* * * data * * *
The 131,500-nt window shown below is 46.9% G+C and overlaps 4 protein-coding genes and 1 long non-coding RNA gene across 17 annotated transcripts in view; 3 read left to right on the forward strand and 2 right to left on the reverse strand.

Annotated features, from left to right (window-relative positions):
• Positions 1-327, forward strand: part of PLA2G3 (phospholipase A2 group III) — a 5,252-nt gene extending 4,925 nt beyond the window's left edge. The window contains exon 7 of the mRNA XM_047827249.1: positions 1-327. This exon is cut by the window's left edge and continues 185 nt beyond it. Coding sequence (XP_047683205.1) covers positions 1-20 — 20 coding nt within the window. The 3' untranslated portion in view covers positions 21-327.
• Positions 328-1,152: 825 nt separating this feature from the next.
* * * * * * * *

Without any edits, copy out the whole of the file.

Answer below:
The 131,500-nt window shown below is 46.9% G+C and overlaps 4 protein-coding genes and 1 long non-coding RNA gene across 17 annotated transcripts in view; 3 read left to right on the forward strand and 2 right to left on the reverse strand.

Annotated features, from left to right (window-relative positions):
• Positions 1-327, forward strand: part of PLA2G3 (phospholipase A2 group III) — a 5,252-nt gene extending 4,925 nt beyond the window's left edge. The window contains exon 7 of the mRNA XM_047827249.1: positions 1-327. This exon is cut by the window's left edge and continues 185 nt beyond it. Coding sequence (XP_047683205.1) covers positions 1-20 — 20 coding nt within the window. The 3' untranslated portion in view covers positions 21-327.
• Positions 328-1,152: 825 nt separating this feature from the next.